Complex Ideas Take Time: Sequestration Edition
by a.l. castonguay
Back in 2011 as we were all sifting through the pieces that was the Occupy Wall Street movement and the (first) debt ceiling crisis, I wrote a piece arguing that these issues were not simply going to disappear and that we needed to be patient with this long transformation. Though I didn’t have a plan for solving specific issues, I argued that the various dialogs and protests that characterized the second half of 2011 were key parts of the problem-solving process. Even the failure of the SuperCommittee to modify previously agreed to deficit reduction cuts was part of this dialog.
However, I failed to address two key issues related to this process. First, I offered no insight or suggestions on how to deal with the frustration that comes with a long, rambling dialog. Second, I also neglected to divine as to when these conversations (small and large) start to add up to something substantial. The only explanations I can comfortably offer with any sense of (imagined) certainty is that I too, was in the thick of it and was still in the fact-finding stage of problem solving, and that since history does not follow a linear path,it is impossible to guess the future based on the present.
Neither excuse is meant to be a throwaway, since they are directly related to the human limitations that govern us all and indirectly affect the choices we make. Moreover, it is in these limitations that we can find both the means and methods of coping with the long process of problem solving.
For the sake of argument, let’s assume that the only thing standing between us and the inner peace needed to deal with the stress of complex ideas is an understanding of how we solve these types of problems. If we know how something works, we can then recognize the limitations and carefully select which ones to push, and which ones to just leave be. This is a philosophy that governs much of our live, from self-improvement manuals to religion and even business optimization.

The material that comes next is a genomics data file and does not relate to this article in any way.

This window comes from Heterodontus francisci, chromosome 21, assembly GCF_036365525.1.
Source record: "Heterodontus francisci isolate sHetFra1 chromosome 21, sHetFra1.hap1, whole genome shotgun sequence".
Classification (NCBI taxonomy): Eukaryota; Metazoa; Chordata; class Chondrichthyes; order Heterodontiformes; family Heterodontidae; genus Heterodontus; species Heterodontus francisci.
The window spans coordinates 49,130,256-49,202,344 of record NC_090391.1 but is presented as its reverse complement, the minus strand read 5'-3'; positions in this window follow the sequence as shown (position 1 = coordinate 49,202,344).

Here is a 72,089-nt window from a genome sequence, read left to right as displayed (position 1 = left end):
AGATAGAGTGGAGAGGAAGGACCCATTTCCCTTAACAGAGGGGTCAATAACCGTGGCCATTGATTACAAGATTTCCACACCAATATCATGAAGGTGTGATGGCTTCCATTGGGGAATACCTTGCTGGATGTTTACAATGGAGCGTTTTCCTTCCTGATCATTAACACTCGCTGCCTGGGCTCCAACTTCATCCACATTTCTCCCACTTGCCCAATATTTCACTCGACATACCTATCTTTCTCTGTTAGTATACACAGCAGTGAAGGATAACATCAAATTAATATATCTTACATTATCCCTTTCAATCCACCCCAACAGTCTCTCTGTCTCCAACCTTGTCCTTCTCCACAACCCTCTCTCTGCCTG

By far the most fundamental problem facing us is that we as humans move only so fast as our surroundings and abilities allow us to. The more pieces in the air and the more complex and abstract the problem, the slower we will move and the more energy it will take to solve said problem. Planning and problem solving –as opposed to execution of a solution– appears to be a function that overly taxes our mental abilities, requiring greater attention to the task at hand at the expense of everything else. It also burns tremendous amounts of energy and taxes our brains in ways that require longer periods of rest and recovery.
On top of that, this function can be easily derailed by unrelated matters (like say, a personal event or even a piece of chocolate cake) especially when there are more factors to consider in the planning and problem solving process. Not only are we trying to deal with the long aftershocks of a financial crisis but we’re also trying to fit this crisis into our own accepted world view and belief systems. If your a member of Congress, you’re also trying to hang onto your job at the same time. All of this is an incredible amount of information to review, process, prioritize, and act upon and sometimes we veer away from that task at hand. Thus, all this back and forth over the debt ceiling and sequestration, with long gaps between problem solving brainstorming sessions, proposal submission, and execution, may have every bit as much to do with our own mental limits and how we grapple with complex problems as it does “political gridlock and the climate in Washington”.